If the first device WT A 1402 receives the request response 1418, it may transmit traffic data to the second device WT B 1404 in a traffic channel slot corresponding to the traffic management channel slot 1420 (i.e., associated with the connection identifier).

FIG. 15 illustrates a method operational in a first device for selecting and utilizing a connection identifier for a peer-to-peer communication connection between the first device and a second device in a wireless communications network. A broadcast signal is received from a common network timing source 1500. For instance, a WAN in which the first and second devices operate may provide beacons from which the common network timing can be ascertained. The value of a time counter may be determined as a function of the received broadcast signal. The first and second transmission resource units in the traffic management channel are determined as a function of the value of the time counter 1502, as well as the CID of the connection between the first and the second terminals. A “transmission resource unit” may be particular symbol/tone combination within the traffic management channel. For example, tone/symbol 1614 and 1616 in both Resources A 1610 and B 1612 in FIG. 16, may be determined or selected as a function of the value of the time counter and the CID.

The connection identifier is selected from a predetermined set of a plurality of connection identifiers 1504. A connection identifier broadcast channel may be previously monitored to determine whether the connection identifier is being utilized by other connections in the proximity. The connection identifier is selected only if it is determined that the connection identifier is not being utilized by another connection in the proximity.

To determine whether the connection identifier is not being utilized by other connections in the proximity, the first device may detect the presence (or absence) of a connection identifier broadcast signal in the connection identifier broadcast channel, the connection identifier broadcast signal corresponding to the connection identifier. If the presence of the connection identifier broadcast signal is detected, the first device may measure the signal strength of the connection identifier broadcast signal. The first device may determine that the connection identifier is not being utilized by other connections in the proximity if either (a) the connection identifier broadcast signal is not present, (b) the signal strength of the connection identifier broadcast signal is below a first threshold, or (c) the ratio of the signal strength of the connection identifier broadcast signal and the signal strength of a connection identifier broadcast signal corresponding to another connection identifier is below a second threshold.

Each of the predetermined set of a plurality of connection identifiers may correspond to a unique combination of tone and OFDM symbol in a traffic management channel slot to be used as either the first or second transmission resource units. For a given value of the time counter, first transmission resource units determined by different connection identifiers may be orthogonal with each other (i.e., two different connection identifiers correspond to two distinct transmission resource units) and second transmission resource units determined by different connection identifiers may be orthogonal with each other.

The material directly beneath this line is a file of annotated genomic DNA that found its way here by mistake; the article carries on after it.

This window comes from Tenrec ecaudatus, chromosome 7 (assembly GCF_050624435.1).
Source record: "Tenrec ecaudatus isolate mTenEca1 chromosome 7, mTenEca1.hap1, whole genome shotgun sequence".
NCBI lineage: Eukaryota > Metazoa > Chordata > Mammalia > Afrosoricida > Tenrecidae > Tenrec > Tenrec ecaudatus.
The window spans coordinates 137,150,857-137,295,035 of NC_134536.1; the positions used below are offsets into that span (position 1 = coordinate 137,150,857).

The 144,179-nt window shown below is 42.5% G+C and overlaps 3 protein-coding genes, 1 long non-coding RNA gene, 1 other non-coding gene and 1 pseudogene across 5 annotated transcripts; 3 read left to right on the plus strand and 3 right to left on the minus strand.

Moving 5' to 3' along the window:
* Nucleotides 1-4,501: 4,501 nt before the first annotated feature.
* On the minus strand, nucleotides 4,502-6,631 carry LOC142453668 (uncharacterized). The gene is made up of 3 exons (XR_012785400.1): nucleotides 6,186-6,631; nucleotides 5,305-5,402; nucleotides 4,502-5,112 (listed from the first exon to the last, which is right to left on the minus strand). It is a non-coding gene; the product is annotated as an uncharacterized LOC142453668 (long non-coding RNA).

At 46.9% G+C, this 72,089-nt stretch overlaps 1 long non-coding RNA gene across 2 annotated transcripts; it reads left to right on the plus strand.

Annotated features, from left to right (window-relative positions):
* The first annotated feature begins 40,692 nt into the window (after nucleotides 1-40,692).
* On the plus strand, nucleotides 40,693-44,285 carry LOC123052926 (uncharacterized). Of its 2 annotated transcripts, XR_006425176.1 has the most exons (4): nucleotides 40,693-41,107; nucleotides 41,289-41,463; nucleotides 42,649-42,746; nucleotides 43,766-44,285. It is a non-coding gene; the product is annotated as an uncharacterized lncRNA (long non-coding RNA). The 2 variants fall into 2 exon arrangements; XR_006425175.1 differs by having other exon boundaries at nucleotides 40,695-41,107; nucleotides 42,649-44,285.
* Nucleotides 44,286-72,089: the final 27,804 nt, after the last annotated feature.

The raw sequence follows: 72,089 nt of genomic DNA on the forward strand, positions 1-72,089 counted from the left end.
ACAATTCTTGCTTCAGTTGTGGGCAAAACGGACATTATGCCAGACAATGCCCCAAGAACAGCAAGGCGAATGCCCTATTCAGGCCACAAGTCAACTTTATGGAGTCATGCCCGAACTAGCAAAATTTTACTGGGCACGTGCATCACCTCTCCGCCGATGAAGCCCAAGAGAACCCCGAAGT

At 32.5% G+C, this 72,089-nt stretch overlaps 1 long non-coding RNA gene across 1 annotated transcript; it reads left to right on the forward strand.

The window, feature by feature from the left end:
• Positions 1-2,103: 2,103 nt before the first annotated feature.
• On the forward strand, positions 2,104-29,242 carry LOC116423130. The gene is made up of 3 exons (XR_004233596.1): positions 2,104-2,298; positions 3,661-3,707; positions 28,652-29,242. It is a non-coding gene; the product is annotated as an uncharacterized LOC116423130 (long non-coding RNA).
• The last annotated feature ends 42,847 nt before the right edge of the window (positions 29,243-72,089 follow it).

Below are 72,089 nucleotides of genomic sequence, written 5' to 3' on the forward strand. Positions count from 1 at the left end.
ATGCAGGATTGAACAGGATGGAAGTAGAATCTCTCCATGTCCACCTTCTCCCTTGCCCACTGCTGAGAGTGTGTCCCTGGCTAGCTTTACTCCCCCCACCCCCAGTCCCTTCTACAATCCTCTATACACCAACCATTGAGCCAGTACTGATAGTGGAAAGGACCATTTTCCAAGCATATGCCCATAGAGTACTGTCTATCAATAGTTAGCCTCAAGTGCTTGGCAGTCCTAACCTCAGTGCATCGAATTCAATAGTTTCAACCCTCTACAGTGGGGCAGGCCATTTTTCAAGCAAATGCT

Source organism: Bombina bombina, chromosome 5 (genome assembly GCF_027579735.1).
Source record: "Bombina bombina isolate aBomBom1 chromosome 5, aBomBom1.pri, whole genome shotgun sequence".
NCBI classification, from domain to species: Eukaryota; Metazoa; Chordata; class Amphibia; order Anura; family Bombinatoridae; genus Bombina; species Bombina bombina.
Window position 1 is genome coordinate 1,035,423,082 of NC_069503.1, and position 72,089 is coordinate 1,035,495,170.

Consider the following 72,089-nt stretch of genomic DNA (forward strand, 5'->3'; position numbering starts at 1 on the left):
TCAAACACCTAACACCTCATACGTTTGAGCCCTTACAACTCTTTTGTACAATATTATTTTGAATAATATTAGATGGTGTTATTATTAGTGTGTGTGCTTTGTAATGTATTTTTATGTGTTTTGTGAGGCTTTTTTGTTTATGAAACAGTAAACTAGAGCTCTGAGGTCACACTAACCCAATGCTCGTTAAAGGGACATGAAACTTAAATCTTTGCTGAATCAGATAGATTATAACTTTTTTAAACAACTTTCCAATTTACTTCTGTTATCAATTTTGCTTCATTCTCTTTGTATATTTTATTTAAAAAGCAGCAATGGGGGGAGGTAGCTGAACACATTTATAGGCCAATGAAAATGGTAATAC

A control message may be sent by the first device to the second device indicating the selected connection identifier 1506. In one example, the control message may be a paging request message indicating that the first device intends to establish a connection with the second device in which the first device proposes to use the selected connection identifier to identify the connection. In another example, the control message may be a paging response message responding to a paging request message received from the second device, where the paging response message may indicate that the first device agrees to establish a connection with the second device and that the first device proposes to use the selected connection identifier to identify the connection.

After the connection has been established between the first and the second devices and the CID has been selected, the CID can be used to schedule data and control traffic between the two devices. For example, in a subsequent traffic slot, a transmission request signal is transmitted from the first device to the second device using a first transmission resource unit, the first transmission resource unit being a subset of tones in a subset of symbols within a traffic management channel slot and the first transmission resource unit being determined as a function of the connection identifier 1508. A second transmission resource unit corresponding to the first transmission resource unit is monitored to determine whether a request response signal is received from the second device in the second transmission resource unit, the second transmission resource unit being a subset of tones in a subset of symbols within the traffic management channel slot 1510. The second transmission resource unit may also be determined as a function of the connection identifier.

The first device then determines if a request response signal is received from the second device 1512. If so, traffic data is transmitted to the second device in a traffic channel slot corresponding to the traffic management channel slot 1514. Otherwise, if no request response signal is received, the first device does not transmit traffic data to the second device using the selected connection identifier 1516.